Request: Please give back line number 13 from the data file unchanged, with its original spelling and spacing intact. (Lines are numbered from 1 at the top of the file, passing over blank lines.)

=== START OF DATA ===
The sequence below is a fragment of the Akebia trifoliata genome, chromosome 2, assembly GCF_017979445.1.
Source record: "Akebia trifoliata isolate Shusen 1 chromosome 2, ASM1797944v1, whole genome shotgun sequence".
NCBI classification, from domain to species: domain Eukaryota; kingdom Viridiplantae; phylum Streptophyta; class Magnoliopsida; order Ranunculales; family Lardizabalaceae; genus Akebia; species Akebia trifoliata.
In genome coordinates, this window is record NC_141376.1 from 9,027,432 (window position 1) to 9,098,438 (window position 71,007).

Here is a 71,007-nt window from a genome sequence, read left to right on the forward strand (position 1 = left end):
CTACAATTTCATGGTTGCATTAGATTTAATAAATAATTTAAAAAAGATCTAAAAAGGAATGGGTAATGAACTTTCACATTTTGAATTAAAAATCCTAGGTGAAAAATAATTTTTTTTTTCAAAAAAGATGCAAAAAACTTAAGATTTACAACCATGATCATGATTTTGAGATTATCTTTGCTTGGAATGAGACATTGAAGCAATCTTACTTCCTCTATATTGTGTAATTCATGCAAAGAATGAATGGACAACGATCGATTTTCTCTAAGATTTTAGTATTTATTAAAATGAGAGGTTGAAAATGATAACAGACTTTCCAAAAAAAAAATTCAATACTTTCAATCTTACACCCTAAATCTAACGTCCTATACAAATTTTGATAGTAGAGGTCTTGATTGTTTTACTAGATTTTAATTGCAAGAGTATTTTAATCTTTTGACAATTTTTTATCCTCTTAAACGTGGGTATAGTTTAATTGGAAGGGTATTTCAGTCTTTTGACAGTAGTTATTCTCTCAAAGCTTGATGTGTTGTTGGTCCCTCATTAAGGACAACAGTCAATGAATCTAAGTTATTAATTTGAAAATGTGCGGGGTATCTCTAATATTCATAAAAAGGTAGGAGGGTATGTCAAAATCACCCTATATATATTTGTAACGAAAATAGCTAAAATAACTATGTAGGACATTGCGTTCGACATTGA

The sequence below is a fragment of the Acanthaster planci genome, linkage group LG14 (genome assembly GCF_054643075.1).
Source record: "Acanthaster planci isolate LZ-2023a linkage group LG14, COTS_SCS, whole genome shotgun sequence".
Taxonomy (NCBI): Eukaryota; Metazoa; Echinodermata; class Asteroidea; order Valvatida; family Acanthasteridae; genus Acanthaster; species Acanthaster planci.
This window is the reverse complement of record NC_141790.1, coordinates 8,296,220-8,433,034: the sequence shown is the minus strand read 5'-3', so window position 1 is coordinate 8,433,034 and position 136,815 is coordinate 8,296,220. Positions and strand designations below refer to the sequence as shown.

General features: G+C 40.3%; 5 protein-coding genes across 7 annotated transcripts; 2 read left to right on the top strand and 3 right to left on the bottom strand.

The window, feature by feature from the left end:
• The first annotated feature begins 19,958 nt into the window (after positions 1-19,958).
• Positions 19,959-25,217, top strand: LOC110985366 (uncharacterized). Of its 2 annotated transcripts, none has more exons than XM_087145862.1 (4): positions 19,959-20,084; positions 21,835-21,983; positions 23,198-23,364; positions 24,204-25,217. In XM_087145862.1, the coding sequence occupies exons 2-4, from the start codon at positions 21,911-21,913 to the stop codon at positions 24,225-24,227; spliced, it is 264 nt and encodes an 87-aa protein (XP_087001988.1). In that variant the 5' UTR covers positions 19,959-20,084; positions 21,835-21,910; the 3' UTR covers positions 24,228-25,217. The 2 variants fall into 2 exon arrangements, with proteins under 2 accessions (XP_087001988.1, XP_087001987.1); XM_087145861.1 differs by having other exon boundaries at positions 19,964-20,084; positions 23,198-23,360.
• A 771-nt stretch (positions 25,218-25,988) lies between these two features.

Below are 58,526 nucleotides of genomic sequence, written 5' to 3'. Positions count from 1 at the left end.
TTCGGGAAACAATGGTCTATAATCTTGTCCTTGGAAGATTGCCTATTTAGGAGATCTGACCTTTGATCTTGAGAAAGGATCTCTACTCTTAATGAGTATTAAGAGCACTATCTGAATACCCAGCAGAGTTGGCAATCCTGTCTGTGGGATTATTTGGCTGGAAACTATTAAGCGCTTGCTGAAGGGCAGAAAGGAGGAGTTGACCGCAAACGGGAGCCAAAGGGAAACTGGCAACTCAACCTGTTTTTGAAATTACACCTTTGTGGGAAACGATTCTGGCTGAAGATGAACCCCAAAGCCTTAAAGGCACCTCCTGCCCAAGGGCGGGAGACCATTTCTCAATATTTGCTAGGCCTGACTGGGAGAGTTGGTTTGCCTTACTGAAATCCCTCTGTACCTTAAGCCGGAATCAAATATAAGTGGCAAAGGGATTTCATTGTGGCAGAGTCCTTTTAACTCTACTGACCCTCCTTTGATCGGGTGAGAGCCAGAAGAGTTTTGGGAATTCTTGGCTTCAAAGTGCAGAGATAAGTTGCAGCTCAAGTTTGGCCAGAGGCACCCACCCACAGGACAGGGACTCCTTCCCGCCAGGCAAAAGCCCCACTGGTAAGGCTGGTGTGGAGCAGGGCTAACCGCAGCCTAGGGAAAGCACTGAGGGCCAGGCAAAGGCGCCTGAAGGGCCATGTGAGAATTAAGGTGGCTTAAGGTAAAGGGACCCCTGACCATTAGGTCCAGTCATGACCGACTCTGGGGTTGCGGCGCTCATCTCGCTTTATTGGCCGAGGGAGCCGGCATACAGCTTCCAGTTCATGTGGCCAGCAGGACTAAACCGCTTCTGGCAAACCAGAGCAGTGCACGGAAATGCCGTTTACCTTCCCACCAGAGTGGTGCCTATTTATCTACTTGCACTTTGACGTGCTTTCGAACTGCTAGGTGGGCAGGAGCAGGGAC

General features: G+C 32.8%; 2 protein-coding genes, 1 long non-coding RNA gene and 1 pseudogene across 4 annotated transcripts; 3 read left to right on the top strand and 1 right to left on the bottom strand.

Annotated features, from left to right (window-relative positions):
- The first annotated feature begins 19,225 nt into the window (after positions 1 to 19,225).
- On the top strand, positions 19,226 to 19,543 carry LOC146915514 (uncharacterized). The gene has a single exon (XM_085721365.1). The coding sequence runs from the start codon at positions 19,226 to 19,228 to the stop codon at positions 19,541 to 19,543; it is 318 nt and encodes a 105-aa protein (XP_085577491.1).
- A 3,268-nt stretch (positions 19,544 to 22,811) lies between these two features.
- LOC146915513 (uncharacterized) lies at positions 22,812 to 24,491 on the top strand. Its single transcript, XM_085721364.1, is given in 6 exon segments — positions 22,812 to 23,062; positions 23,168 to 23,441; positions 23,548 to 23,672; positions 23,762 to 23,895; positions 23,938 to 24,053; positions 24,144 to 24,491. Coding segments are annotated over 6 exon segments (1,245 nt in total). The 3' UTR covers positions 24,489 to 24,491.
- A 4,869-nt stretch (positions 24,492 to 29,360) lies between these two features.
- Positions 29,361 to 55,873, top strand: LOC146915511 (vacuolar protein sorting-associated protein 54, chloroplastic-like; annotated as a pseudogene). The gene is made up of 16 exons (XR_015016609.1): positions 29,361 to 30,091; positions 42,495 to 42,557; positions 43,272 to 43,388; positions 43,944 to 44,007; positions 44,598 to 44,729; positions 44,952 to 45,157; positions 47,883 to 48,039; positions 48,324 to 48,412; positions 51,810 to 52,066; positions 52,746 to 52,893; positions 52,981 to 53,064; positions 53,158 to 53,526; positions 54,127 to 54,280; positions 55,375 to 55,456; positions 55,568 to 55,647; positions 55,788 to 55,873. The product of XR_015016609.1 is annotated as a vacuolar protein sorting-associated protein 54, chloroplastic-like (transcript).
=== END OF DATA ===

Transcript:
• The first annotated feature begins 19,958 nt into the window (after positions 1-19,958).